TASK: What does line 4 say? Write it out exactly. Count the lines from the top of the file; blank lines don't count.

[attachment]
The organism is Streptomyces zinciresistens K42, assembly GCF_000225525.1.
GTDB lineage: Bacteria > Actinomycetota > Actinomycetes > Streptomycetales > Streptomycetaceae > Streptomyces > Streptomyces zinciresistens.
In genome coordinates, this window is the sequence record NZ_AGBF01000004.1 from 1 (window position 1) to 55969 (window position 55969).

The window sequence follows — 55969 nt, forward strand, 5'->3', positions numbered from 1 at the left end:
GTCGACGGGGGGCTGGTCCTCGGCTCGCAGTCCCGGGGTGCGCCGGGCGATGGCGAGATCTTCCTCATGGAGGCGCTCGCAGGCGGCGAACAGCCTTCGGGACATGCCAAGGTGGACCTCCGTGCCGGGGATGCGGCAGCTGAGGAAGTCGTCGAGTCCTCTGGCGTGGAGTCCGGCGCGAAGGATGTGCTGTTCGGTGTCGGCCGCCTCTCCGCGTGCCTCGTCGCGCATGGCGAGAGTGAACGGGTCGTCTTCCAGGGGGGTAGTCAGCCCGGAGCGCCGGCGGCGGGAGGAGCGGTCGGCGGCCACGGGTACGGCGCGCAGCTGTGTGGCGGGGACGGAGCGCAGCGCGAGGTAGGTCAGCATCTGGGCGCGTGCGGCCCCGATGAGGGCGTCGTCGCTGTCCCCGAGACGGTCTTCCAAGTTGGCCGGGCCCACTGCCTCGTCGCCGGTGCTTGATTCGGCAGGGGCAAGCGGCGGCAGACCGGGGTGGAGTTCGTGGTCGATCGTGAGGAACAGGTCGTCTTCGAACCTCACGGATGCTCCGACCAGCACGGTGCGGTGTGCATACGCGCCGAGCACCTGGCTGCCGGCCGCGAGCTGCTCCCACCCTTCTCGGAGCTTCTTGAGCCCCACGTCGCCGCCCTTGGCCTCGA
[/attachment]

The window sequence follows — 55969 nt, forward strand, 5'->3', positions numbered from 1 at the left end: